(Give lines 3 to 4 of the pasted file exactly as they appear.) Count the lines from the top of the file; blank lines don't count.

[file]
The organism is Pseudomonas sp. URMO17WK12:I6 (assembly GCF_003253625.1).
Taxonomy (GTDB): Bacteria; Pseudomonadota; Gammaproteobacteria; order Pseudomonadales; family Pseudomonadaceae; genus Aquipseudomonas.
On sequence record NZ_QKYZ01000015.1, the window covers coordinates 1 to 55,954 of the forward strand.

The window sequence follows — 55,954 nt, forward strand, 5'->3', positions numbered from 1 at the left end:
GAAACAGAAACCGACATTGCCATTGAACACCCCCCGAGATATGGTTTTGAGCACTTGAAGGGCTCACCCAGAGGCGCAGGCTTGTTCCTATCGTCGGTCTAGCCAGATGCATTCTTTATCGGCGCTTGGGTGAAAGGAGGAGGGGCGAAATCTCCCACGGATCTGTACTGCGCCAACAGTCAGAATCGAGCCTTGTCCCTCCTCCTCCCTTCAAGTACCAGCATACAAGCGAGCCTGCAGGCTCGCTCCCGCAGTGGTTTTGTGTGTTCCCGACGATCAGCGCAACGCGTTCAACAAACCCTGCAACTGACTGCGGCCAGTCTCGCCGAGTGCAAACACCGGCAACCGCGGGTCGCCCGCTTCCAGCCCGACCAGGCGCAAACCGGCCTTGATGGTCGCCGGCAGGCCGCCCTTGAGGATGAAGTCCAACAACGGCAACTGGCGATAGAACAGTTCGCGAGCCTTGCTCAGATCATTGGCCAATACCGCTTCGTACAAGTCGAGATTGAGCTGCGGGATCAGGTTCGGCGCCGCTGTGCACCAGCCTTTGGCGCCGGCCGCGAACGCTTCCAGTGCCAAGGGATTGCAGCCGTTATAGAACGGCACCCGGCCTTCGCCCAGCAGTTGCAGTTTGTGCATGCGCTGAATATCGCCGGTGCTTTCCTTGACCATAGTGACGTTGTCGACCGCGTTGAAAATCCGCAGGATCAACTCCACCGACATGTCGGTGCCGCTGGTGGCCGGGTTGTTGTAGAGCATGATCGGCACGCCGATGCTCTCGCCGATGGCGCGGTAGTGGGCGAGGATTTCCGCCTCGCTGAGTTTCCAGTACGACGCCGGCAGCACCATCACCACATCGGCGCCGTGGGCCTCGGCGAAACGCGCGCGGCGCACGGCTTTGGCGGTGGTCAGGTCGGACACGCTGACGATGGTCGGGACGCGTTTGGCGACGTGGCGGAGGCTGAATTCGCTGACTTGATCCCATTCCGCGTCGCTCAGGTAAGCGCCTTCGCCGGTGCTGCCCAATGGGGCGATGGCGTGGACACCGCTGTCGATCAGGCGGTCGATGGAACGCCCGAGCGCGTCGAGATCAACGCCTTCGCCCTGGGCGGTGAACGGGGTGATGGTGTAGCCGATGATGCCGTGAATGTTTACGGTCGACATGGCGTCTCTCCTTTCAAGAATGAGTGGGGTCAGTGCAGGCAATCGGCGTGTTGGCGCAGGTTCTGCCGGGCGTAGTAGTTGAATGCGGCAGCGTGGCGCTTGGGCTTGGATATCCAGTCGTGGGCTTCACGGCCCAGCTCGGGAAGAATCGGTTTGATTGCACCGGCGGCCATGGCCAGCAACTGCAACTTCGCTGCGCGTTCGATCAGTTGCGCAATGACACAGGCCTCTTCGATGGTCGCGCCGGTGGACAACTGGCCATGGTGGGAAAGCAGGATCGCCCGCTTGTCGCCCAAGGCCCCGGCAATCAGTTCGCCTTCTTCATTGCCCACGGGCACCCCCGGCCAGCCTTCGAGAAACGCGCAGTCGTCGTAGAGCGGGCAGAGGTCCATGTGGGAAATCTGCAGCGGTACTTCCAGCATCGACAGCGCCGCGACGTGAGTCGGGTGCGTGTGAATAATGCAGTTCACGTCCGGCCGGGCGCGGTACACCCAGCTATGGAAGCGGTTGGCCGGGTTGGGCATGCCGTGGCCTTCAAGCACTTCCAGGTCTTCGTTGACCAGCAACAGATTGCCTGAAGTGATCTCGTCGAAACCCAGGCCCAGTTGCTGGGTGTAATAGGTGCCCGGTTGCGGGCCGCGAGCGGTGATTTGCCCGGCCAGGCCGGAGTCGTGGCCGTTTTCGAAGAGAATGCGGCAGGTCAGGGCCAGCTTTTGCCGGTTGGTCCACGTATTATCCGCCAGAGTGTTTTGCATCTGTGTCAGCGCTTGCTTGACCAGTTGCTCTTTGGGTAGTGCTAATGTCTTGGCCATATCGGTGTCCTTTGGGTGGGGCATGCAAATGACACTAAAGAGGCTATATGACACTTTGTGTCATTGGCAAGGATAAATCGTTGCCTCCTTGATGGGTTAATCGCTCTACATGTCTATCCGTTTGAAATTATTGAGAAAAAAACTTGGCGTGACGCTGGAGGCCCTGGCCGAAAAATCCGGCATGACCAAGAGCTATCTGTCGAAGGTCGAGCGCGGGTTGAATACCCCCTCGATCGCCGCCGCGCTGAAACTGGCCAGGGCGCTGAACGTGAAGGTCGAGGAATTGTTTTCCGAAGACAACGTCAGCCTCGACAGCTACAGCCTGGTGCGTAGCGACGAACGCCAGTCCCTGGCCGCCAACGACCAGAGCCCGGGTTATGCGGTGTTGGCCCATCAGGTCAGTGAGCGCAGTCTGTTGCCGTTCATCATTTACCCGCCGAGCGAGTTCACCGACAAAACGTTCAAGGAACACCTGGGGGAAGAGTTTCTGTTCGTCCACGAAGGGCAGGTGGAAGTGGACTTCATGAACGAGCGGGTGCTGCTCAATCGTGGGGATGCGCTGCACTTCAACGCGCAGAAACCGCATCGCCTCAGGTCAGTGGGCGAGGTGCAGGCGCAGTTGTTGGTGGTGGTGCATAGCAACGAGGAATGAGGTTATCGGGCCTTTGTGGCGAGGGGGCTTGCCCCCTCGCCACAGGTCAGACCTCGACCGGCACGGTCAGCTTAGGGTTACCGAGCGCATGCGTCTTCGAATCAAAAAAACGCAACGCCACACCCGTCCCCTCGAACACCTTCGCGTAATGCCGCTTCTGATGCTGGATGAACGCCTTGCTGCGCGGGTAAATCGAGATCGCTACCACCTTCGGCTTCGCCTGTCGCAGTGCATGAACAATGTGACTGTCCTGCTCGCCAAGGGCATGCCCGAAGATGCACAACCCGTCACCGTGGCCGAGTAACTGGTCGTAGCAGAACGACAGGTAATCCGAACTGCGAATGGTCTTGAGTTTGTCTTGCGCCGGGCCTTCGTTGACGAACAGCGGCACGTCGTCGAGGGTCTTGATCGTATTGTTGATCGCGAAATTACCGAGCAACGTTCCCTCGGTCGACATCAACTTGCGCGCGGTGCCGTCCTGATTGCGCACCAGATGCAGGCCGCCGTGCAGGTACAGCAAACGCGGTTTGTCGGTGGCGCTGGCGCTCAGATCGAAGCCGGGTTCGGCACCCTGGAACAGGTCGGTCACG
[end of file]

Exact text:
On sequence record NZ_QKYZ01000015.1, the window covers coordinates 1 to 55,954 of the forward strand.

The window sequence follows — 55,954 nt, forward strand, 5'->3', positions numbered from 1 at the left end: